South Africans love their food. Each dish has an African twist and Biltong (a dried meat cured in vinegar and spices) is on top of it. Exotic food creations are also not limited as you can find yourself eating an ostrich burger or a crocodile meat – accompanied by a Pinotage wine. Braai is African barbecue, but you would need to be invited to a braai party by a friend to be able to experience it. As it is a port city, no need to mention about the amazing seafood offered by restaurants. Wine yards are 30-40 minutes away from the city center, so make sure to leave at least a full day to visit the famous Stellenbosch, Franschoek and Paarl towns. Fancy a bit of luxury stay? Then treat yourself a stay at La Petite Ferme – you will be amazed by the food and views!

Some restaurants I would recommend are:

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La Petite Ferme

Where to Stay:

We stayed at an old but expensive hotel around The Victoria and Alfred Waterfront, The Commodore Hotel. As they didn’t allow me to check in a bit earlier than the actual check in time, I put my luggage to the luggage store and went out to stroll around the Waterfront. When I came back to the hotel for check in, my luggage wasn’t there anymore! They found it in someone else’s room, and thanks to that, they gave us a room with Table Mountain view, and a complimentary bottle of red wine.

You can stay around the Waterfront area if you wish to be close to the city centre. Hotels around this area were a bit pricey but I guess security is what you pay for in South Africa. If you’re looking for other options, have a look at my recommendations below:

Getting Around:

Renting a car would give you freedom, however, there are other options which are probably cheaper.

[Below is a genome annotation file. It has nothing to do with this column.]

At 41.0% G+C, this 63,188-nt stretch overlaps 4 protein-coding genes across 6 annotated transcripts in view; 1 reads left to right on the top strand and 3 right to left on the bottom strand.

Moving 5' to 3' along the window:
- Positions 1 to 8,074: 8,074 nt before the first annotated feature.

I wouldn’t go for public buses but the hop on hop off City Sightseeing bus takes you to everywhere you would want to see – from Table Mountain Cable Way to Camps Bay.

Uber is another way of getting around, and it is really not expensive at all. The airport is only 20 minutes away from the Waterfront, and Uber costs around 170 ZAR. Sedan taxis are also available but I wouldn’t trust their meters.

Another way of seeing around is to book tours. What we did was to spend two days in a hop on-hop off bus and to take full day wine yard and city tours.

Day 1:

First day was a quite relaxing day. It was the first day and I was waiting for my friend to arrive to start discovering the city. I sat at a Belgian bar called Den Anker and had wine sitting outside with a Table Mountain view. After strolling around V&A and Cape Wheel, I headed to Long Street to check out the night life.

Day 2:

We are not professional photographers, however we were so tempted to book a daily photography tour so that we could get a chance to take pictures of penguins, the Cape Peninsula and the colored beach houses of Muizenberg. So here is the route we followed – in case you’d like to do it yourself with a rental car:

Muizenberg Beach – Muizenberg is a beach-side suburb of Cape Town. The beach is beautiful and unique with its bright colored beach houses and the stunning bay and mountain views. It is a great place for surfers but we haven’t seen any as it was pretty early in the morning.

Kalk Bay Harbour –  Kalk Bay is one of Cape Town’s trendiest seaside villages with a fishing harbour. It is full of seals and seabirds, and the fishermen selling their fresh fish. It is strongly recommended to have a lunch there as we did. The traditional fish& chips was delicious.

Simon’s Town – Located at the east side (False Bay side) of the Cape  Peninsula, this town is more organized than Kalk Bay. If you are looking for a day of sun and sea, Simon’s Town is the place to be.

Boulders Beach – This is the beach where you can watch the cute little jackass penguins in their tailcoat costumes. They are all protected so you cannot touch them and you wouldn’t want to do that as they may bite anyway. As we learned, people used to be allowed to swim and play with penguins previously, however their unique species is dying, and human interaction with penguins is no longer allowed. There is also an entry fee to the beach.